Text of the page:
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Are they so different?

Yes. Yes they are.

Having lived in Seattle and currently living in Copenhagen, it has been fun to compare the two cities. Besides the obvious difference in language and surface-level similarity in weather, there are so many elements of both that make them such unique places.


Throughout Europe, we see old, beautiful buildings lining the streets. In Seattle, the Space Needle scrapes the sky and stands among other giant buildings.

In Copenhagen, we don’t see many skyscrapers, as many of the people here do not wish for the sky to be blocked in that way. In the rare case of a tall building, the top floor must be accessible to every person so we can all enjoy the view from the top.

Here are some examples of the buildings in Copenhagen:

In Seattle, the financial district is inundated with massive skyscrapers, each of them making up the famous Seattle skyline. Other than the skyscrapers, the city turns to be very residential, but still is much more modern than Copenhagen’s homes.

Here is what Seattle looks like:

Clearly the streets of Seattle and Copenhagen aren’t identical look-wise, but the people here are pretty similar to Seattlites.


Maybe it’s because of the constant grey skies or the aching chill of the winter-time, but the people in Seattle and in Copenhagen keep to themselves most often.

In both cities, if you’re walking on the street, no one will glance at you or try to interact in any way. Most of the time, people have their own agendas and only want to focus on that, rather than stopping to compliment a stranger or even share a smile.

In both cities, this concept of a “freeze” is pretty foreign to me, as my hometown is the kind of place where everyone knows everyone and you say ‘hello’ when going on a walk in your neighborhood.


To put it very generally, Denmark has a pretty homogenous population. When you walk around Copenhagen, for the most part, the majority of people are white.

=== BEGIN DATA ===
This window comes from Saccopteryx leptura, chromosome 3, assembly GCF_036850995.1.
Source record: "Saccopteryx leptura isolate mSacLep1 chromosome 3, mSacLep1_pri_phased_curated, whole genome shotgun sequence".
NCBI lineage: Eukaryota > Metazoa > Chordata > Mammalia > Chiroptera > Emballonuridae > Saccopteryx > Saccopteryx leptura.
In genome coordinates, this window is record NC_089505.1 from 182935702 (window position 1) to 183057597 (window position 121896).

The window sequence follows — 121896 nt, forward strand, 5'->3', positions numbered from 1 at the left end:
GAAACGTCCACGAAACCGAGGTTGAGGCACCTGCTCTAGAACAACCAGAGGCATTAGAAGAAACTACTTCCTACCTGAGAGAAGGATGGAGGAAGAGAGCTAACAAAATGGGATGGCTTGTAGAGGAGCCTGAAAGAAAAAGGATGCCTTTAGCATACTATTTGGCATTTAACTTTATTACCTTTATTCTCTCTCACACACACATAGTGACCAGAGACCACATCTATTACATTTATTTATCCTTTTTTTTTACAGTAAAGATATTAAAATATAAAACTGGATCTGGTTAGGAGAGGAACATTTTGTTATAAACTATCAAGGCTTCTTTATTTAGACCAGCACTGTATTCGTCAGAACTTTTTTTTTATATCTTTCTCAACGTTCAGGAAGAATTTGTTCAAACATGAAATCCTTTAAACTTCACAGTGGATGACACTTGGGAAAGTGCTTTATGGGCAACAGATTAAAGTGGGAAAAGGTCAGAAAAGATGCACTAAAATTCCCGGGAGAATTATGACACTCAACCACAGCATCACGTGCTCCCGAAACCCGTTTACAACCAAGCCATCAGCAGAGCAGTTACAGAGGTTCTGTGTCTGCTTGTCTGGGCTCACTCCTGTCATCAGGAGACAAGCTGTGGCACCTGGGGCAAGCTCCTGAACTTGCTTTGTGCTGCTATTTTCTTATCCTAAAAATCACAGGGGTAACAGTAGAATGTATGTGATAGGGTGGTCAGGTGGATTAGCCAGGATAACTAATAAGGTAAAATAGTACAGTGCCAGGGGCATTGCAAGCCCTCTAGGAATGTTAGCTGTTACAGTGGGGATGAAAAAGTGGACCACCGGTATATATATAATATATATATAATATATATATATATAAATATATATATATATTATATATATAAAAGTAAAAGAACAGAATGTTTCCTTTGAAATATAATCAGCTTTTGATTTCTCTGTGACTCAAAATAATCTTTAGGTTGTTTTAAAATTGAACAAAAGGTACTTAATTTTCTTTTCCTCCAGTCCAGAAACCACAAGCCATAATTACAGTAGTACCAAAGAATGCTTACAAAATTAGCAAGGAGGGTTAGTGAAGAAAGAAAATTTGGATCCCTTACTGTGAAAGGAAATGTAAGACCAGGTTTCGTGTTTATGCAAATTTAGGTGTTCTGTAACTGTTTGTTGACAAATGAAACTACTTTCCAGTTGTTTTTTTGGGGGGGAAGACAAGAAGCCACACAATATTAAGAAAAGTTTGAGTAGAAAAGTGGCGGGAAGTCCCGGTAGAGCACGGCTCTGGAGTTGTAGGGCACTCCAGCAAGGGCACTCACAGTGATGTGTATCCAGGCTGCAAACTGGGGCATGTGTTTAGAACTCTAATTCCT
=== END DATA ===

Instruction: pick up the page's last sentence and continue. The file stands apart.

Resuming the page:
This is not unique to Denmark, but is actually reflected in Scandinavia as a whole. Now, this isn’t because of social laws or anything like that, it just so happens to be this way.

In looking at Seattle, it is the place in which I have experienced the most diversity in my life, which I think has been very beneficial for my growth.

Walking around campus or the city, there is variety in race, sexual identity and orientation, and background. It exposes what the real world looks like through the openness of the city and is something that I cherish deeply.


Living in Copenhagen, I bike just about everywhere: to school, to the grocery store, to a nearby cafe…and this is because of how bike-friendly it is here. The bike lanes are either away from the main road traffic or elevated so you aren’t riding with the cars.

I mean, there are more bikes than cars here! I think that speaks for itself.

Just some of the bikes parked outside of DIS

In Seattle, people are either driving their car or taking the bus for commute. For me specifically, I tend to walk everywhere or take a Lyft, but biking is never a big consideration.

Seattle is not built for bikes (part of which could be because of the hilly nature of the city), so you never see anyone riding them. Seattle, in regards to transportation, seems to have a greater negative environmental impact.


Whether it’s meeting up with Elinor at The Little Yellow Coffeeshop or thrifting with Conner and Herm at Lifelong, both Copenhagen and Seattle feel like home to me. I am very lucky to have the opportunity to live in both of these beautiful cities and am excited to see what I learn about each of them as time goes on.


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